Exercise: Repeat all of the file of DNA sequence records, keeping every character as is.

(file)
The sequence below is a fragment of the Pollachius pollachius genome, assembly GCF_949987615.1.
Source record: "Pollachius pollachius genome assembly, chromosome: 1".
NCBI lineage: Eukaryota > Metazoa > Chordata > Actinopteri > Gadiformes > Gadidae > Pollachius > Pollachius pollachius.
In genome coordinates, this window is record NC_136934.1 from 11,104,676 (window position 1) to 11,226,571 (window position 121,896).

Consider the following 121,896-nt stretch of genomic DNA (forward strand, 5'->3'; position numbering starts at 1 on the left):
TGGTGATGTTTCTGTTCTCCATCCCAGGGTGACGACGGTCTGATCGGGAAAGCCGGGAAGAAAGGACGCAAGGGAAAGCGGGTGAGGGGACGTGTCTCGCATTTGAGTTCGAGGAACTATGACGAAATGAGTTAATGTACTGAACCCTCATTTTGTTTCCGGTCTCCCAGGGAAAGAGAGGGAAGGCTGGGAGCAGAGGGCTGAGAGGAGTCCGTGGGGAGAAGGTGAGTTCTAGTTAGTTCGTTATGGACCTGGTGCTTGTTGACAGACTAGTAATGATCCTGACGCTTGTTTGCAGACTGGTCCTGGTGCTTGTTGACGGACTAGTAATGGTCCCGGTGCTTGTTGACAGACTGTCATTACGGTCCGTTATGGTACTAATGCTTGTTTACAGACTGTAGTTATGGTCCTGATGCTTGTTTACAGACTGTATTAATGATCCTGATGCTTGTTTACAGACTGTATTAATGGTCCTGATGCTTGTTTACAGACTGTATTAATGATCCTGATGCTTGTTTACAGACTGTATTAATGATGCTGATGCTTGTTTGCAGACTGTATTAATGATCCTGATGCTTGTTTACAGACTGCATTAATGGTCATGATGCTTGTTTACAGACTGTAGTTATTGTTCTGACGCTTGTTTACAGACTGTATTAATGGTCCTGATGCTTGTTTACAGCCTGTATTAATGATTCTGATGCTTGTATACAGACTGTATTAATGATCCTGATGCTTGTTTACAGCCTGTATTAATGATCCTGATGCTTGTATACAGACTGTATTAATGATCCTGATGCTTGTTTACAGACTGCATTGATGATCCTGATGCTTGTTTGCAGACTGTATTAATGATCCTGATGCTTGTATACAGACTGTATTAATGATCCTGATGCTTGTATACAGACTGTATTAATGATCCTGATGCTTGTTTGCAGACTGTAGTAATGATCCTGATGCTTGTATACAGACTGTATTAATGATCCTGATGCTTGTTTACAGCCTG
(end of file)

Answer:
The sequence below is a fragment of the Pollachius pollachius genome, assembly GCF_949987615.1.
Source record: "Pollachius pollachius genome assembly, chromosome: 1".
NCBI lineage: Eukaryota > Metazoa > Chordata > Actinopteri > Gadiformes > Gadidae > Pollachius > Pollachius pollachius.
In genome coordinates, this window is record NC_136934.1 from 11,104,676 (window position 1) to 11,226,571 (window position 121,896).

Consider the following 121,896-nt stretch of genomic DNA (forward strand, 5'->3'; position numbering starts at 1 on the left):
TGGTGATGTTTCTGTTCTCCATCCCAGGGTGACGACGGTCTGATCGGGAAAGCCGGGAAGAAAGGACGCAAGGGAAAGCGGGTGAGGGGACGTGTCTCGCATTTGAGTTCGAGGAACTATGACGAAATGAGTTAATGTACTGAACCCTCATTTTGTTTCCGGTCTCCCAGGGAAAGAGAGGGAAGGCTGGGAGCAGAGGGCTGAGAGGAGTCCGTGGGGAGAAGGTGAGTTCTAGTTAGTTCGTTATGGACCTGGTGCTTGTTGACAGACTAGTAATGATCCTGACGCTTGTTTGCAGACTGGTCCTGGTGCTTGTTGACGGACTAGTAATGGTCCCGGTGCTTGTTGACAGACTGTCATTACGGTCCGTTATGGTACTAATGCTTGTTTACAGACTGTAGTTATGGTCCTGATGCTTGTTTACAGACTGTATTAATGATCCTGATGCTTGTTTACAGACTGTATTAATGGTCCTGATGCTTGTTTACAGACTGTATTAATGATCCTGATGCTTGTTTACAGACTGTATTAATGATGCTGATGCTTGTTTGCAGACTGTATTAATGATCCTGATGCTTGTTTACAGACTGCATTAATGGTCATGATGCTTGTTTACAGACTGTAGTTATTGTTCTGACGCTTGTTTACAGACTGTATTAATGGTCCTGATGCTTGTTTACAGCCTGTATTAATGATTCTGATGCTTGTATACAGACTGTATTAATGATCCTGATGCTTGTTTACAGCCTGTATTAATGATCCTGATGCTTGTATACAGACTGTATTAATGATCCTGATGCTTGTTTACAGACTGCATTGATGATCCTGATGCTTGTTTGCAGACTGTATTAATGATCCTGATGCTTGTATACAGACTGTATTAATGATCCTGATGCTTGTATACAGACTGTATTAATGATCCTGATGCTTGTTTGCAGACTGTAGTAATGATCCTGATGCTTGTATACAGACTGTATTAATGATCCTGATGCTTGTTTACAGCCTG